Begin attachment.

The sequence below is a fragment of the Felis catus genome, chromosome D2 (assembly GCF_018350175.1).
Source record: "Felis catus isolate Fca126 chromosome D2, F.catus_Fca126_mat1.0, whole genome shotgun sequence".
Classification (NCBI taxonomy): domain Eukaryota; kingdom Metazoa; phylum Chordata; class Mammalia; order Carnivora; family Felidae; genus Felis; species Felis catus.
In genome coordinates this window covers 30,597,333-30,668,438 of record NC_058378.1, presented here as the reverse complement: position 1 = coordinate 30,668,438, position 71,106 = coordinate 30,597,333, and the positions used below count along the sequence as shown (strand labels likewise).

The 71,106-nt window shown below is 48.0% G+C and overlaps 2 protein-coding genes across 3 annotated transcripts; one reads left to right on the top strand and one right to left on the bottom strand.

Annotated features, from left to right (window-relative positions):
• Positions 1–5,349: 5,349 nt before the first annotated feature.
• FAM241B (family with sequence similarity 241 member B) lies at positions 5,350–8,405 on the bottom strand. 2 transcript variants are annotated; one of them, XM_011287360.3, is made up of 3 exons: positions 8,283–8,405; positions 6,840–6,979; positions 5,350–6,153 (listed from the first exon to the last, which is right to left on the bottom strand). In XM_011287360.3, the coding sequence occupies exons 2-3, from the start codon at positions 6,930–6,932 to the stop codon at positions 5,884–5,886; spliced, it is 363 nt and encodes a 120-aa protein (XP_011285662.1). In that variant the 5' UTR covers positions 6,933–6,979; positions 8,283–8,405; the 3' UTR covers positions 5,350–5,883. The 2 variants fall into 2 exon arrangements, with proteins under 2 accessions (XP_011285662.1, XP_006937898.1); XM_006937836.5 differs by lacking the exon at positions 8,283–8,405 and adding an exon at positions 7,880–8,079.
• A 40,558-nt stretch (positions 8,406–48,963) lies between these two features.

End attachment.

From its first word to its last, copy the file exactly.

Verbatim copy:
The sequence below is a fragment of the Felis catus genome, chromosome D2 (assembly GCF_018350175.1).
Source record: "Felis catus isolate Fca126 chromosome D2, F.catus_Fca126_mat1.0, whole genome shotgun sequence".
Classification (NCBI taxonomy): domain Eukaryota; kingdom Metazoa; phylum Chordata; class Mammalia; order Carnivora; family Felidae; genus Felis; species Felis catus.
In genome coordinates this window covers 30,597,333-30,668,438 of record NC_058378.1, presented here as the reverse complement: position 1 = coordinate 30,668,438, position 71,106 = coordinate 30,597,333, and the positions used below count along the sequence as shown (strand labels likewise).

The 71,106-nt window shown below is 48.0% G+C and overlaps 2 protein-coding genes across 3 annotated transcripts; one reads left to right on the top strand and one right to left on the bottom strand.

Annotated features, from left to right (window-relative positions):
• Positions 1–5,349: 5,349 nt before the first annotated feature.
• FAM241B (family with sequence similarity 241 member B) lies at positions 5,350–8,405 on the bottom strand. 2 transcript variants are annotated; one of them, XM_011287360.3, is made up of 3 exons: positions 8,283–8,405; positions 6,840–6,979; positions 5,350–6,153 (listed from the first exon to the last, which is right to left on the bottom strand). In XM_011287360.3, the coding sequence occupies exons 2-3, from the start codon at positions 6,930–6,932 to the stop codon at positions 5,884–5,886; spliced, it is 363 nt and encodes a 120-aa protein (XP_011285662.1). In that variant the 5' UTR covers positions 6,933–6,979; positions 8,283–8,405; the 3' UTR covers positions 5,350–5,883. The 2 variants fall into 2 exon arrangements, with proteins under 2 accessions (XP_011285662.1, XP_006937898.1); XM_006937836.5 differs by lacking the exon at positions 8,283–8,405 and adding an exon at positions 7,880–8,079.
• A 40,558-nt stretch (positions 8,406–48,963) lies between these two features.